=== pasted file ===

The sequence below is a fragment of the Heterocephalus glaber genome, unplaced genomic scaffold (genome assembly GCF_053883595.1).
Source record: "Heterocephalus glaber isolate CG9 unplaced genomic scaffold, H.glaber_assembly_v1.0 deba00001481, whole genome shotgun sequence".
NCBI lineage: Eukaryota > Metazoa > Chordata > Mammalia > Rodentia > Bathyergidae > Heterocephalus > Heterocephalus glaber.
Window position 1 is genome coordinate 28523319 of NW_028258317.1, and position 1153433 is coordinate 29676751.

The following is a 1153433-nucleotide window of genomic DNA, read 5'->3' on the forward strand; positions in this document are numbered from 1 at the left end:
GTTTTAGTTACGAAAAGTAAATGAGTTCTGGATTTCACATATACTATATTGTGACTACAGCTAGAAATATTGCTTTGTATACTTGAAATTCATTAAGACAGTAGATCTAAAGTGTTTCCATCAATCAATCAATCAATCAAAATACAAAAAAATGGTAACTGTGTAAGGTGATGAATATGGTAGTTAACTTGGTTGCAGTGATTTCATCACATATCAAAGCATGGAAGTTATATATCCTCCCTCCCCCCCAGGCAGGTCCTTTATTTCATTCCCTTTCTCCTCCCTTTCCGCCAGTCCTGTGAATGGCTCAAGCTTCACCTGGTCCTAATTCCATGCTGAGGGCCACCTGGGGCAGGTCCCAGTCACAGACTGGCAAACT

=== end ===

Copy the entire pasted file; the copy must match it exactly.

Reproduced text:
The sequence below is a fragment of the Heterocephalus glaber genome, unplaced genomic scaffold (genome assembly GCF_053883595.1).
Source record: "Heterocephalus glaber isolate CG9 unplaced genomic scaffold, H.glaber_assembly_v1.0 deba00001481, whole genome shotgun sequence".
NCBI lineage: Eukaryota > Metazoa > Chordata > Mammalia > Rodentia > Bathyergidae > Heterocephalus > Heterocephalus glaber.
Window position 1 is genome coordinate 28523319 of NW_028258317.1, and position 1153433 is coordinate 29676751.

The following is a 1153433-nucleotide window of genomic DNA, read 5'->3' on the forward strand; positions in this document are numbered from 1 at the left end:
GTTTTAGTTACGAAAAGTAAATGAGTTCTGGATTTCACATATACTATATTGTGACTACAGCTAGAAATATTGCTTTGTATACTTGAAATTCATTAAGACAGTAGATCTAAAGTGTTTCCATCAATCAATCAATCAATCAAAATACAAAAAAATGGTAACTGTGTAAGGTGATGAATATGGTAGTTAACTTGGTTGCAGTGATTTCATCACATATCAAAGCATGGAAGTTATATATCCTCCCTCCCCCCCAGGCAGGTCCTTTATTTCATTCCCTTTCTCCTCCCTTTCCGCCAGTCCTGTGAATGGCTCAAGCTTCACCTGGTCCTAATTCCATGCTGAGGGCCACCTGGGGCAGGTCCCAGTCACAGACTGGCAAACT